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The relevance of early identification of rheumatoid arthritis (RA) is acknowledged for several decades. Over time the interpretation of early has changed: in the early 1990s a symptom duration <2 years was considered early. Nowadays earlier identification is recommended,1 some suggest that identification within 12 weeks after symptom onset is optimal. In this study, we evaluated the presentation of RA over the past decennia. We assessed whether patients with RA were recognised earlier and if this affected the phenotype of RA at first presentation. We observed that patients with RA are indeed identified after a shorter symptom duration, that this was paralleled with less severe inflammation at presentation, but paradoxically also with increased severity of patient reported outcomes (PROMs).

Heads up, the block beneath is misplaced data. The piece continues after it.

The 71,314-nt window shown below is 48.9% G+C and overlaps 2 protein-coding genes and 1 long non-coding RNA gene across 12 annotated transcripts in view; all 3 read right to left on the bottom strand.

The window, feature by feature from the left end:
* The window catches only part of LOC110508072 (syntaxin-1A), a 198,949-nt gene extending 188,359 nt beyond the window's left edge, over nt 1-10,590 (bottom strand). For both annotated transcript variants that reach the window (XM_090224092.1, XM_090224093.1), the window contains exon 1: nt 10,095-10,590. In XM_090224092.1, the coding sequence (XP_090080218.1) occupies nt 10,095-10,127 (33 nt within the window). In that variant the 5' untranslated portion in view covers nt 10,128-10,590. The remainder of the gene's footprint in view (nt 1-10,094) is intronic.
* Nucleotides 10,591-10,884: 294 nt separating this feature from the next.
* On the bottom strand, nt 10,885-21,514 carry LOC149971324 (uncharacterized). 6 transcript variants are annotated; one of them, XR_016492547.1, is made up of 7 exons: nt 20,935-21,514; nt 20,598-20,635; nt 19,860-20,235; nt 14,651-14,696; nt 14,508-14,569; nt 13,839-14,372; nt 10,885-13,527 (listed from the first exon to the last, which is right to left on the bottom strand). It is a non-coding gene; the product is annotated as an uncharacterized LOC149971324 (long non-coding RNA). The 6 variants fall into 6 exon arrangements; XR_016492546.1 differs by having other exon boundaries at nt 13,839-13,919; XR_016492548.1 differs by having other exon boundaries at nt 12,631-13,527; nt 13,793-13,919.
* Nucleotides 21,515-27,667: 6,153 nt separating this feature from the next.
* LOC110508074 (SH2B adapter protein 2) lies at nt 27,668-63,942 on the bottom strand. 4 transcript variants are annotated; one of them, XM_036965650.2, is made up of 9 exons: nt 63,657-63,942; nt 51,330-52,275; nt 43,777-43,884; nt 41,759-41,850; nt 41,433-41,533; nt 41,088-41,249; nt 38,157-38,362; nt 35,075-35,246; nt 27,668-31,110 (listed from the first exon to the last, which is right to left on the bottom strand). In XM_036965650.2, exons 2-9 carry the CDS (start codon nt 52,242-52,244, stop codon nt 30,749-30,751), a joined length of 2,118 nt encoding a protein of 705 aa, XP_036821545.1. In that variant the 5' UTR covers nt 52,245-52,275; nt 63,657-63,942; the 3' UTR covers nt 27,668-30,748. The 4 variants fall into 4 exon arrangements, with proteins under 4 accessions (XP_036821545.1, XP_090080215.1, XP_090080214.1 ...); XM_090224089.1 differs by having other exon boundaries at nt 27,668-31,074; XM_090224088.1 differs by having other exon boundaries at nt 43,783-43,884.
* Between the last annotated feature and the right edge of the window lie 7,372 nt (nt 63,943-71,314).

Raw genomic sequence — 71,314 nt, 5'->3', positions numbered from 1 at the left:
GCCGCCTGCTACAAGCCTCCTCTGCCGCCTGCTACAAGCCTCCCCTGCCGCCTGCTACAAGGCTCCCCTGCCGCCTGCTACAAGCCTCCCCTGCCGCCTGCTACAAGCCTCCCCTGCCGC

All patients in the Leiden Early Arthritis Clinic (EAC) cohort that fulfilled the 2010 European League Against Rheumatism/American College of Rheumatology RA criteria were studied (n=1406).2 ,3 In short, the EAC was started in 1993 and inclusion criteria …
Contributors Study concept and design and drafting of the manuscript: WPN, AHMvdH-vM. Acquisition, analysis or interpretation of data and critical revision of the manuscript for important intellectual content: WPN, MPTdW, AB, AHMvdH-vM. Statistical analysis: WPN.
Funding This work was supported by the Dutch Arthritis Foundation and the Netherlands Organization for Health Research and Development (Vidi grant).
Competing interests None declared.
Ethics approval Medical ethical committee of the Leiden University Medical Center.
Provenance and peer review Not commissioned; externally peer reviewed.
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